[5] Wang F, Xu Z, Ren L, Tsang SY, Xue H. GABAA receptor subtype selectivity underlying selective anxiolytic effect of Baicalin. Neuropharmacology, Volume 55, Issue 7, December 2008, Pages 1231-1237

[6] Yu X, He GR, Sun L, Lan X, Shi LL, Xuan ZH, Du GH. Assessment of the treatment effect of baicalein on a model of Parkinsonian tremor and elucidation of the mechanism. Life Sci. 2012 Jul 26;91(1-2):5-13

[7] de Carvalho RS, Duarte FS, de Lima TC. Involvement of GABAergic non-benzodiazepine sites in the anxiolytic-like and sedative effects of the flavonoid baicalein in mice. Behav Brain Res. 2011 Aug 1;221(1):75-82

[8] Zhao Q, Chen X-Y, Martin C. Scutellaria baicalensis, the golden herb from the garden of Chinese medicinal plants. Science Bulletin. 2016;61(18):1391-1398.

ment to help promote relaxation,frome online from oment. u have any underlying medical conditions or are using any medication, p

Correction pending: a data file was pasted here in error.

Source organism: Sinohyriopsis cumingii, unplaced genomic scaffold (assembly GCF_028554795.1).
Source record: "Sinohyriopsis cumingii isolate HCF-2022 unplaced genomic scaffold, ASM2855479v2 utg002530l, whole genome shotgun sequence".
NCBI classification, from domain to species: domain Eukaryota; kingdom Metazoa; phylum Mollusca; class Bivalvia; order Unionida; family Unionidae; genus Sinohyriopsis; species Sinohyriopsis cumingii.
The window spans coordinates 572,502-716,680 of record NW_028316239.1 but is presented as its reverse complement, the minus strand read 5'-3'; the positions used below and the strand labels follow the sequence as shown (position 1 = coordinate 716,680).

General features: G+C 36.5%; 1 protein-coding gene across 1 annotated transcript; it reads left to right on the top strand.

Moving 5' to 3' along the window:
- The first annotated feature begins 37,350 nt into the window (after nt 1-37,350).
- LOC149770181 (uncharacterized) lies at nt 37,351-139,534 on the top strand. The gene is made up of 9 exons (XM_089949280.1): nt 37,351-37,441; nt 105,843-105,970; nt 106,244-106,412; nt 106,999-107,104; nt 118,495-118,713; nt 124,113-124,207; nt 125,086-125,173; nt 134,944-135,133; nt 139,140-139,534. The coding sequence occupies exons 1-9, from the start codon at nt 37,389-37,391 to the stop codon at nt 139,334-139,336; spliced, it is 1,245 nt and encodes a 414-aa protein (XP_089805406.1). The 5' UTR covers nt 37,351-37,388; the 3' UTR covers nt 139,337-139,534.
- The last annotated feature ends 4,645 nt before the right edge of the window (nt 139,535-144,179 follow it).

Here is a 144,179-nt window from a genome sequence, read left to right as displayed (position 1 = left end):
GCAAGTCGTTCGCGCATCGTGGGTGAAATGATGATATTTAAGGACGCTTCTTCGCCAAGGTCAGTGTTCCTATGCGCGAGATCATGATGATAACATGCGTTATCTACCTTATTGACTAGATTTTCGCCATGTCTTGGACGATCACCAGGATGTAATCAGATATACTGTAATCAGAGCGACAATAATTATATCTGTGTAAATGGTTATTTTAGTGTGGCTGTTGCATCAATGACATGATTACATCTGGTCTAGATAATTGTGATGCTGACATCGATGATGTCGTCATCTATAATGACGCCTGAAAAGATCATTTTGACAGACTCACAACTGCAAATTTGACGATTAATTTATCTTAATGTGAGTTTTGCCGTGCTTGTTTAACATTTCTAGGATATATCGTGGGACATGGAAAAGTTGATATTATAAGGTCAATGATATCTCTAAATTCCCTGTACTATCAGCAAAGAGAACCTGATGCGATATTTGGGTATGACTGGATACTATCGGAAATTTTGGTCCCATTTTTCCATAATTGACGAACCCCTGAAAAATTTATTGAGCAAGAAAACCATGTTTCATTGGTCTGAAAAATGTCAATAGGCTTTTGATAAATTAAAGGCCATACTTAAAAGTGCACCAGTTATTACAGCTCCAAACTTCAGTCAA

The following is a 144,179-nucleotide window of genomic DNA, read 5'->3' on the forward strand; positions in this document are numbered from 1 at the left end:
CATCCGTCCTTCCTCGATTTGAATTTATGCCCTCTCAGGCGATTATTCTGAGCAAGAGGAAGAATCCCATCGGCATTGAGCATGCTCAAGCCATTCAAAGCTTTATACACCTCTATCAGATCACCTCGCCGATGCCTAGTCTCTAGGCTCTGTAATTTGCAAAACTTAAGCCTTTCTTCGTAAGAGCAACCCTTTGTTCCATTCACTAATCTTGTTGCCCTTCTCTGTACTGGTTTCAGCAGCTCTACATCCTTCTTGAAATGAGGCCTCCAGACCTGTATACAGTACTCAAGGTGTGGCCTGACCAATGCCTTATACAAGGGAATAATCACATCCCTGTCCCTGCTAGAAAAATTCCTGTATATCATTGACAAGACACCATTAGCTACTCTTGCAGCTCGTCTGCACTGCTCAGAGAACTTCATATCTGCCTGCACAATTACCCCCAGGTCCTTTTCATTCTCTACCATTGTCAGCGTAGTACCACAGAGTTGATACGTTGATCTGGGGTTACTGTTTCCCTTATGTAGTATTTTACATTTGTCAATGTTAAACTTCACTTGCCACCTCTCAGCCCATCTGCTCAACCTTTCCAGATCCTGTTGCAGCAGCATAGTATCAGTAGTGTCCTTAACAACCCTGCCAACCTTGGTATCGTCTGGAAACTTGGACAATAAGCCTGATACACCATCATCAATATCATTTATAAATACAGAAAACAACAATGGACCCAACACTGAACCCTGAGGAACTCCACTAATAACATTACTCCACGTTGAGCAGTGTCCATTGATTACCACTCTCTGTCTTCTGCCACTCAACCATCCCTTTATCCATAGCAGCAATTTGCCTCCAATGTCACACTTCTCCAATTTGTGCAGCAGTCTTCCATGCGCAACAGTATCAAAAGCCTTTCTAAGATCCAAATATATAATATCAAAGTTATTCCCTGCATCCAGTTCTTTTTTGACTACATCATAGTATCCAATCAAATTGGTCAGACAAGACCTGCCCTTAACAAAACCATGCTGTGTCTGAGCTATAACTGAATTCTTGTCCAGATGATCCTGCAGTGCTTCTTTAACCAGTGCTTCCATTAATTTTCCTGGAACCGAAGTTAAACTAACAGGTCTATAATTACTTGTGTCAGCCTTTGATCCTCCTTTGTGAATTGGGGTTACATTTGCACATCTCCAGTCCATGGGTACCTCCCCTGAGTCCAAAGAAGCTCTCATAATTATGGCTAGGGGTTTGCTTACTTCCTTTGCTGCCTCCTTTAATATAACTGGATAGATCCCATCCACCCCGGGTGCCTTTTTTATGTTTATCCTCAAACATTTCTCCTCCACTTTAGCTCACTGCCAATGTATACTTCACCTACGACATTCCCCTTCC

[9] Everything you need to know about inflammation. By Christian Nordqvist, Medical News Today, available from [Accessed 15 June, 2018]

[10] Inflammation and Heart Disease. American Heart Association. Available online from [Accessed 15 June, 2018]

[11] Patwardhan RS, Sharma D, Thoh M, Checker R, Sandur SK. Baicalein exhibits anti-inflammatory effects via inhibition of NF-κB transactivation. Biochem Pharmacol. 2016 May 15;108:75-89.

[12] Fan GW1, Zhang Y, Jiang X, Zhu Y, Wang B, Su L, Cao W, Zhang H, Gao X. Anti-inflammatory activity of baicalein in LPS-stimulated RAW264.7 macrophages via estrogen receptor and NF-κB-dependent pathways. Inflammation. 2013 Dec;36(6):1584-91.

[13] Lobo V, Patil A, Phatak A, Chandra N. Free radicals, antioxidants and functional foods: Impact on human health. Pharmacognosy Reviews. 2010;4(8):118-126.

[14] Pham-Huy LA, He H, Pham-Huy C. Free Radicals, Antioxidants in Disease and Health. International Journal of Biomedical Science : IJBS. 2008;4(2):89-96.

[15] Shieh DE, Liu LT, Lin CC. Antioxidant and free radical scavenging effects of baicalein, baicalin and wogonin. Anticancer Res. 2000 Sep-Oct;20(5A):2861-5.

[16] Kang KA, Zhang R, Piao MJ, Chae S, Kim HS, Park JH, Jung KS, Hyun JW. Baicalein inhibits oxidative stress-induced cellular damage via antioxidant effects. Toxicol Ind Health. 2012 Jun;28(5):412-21.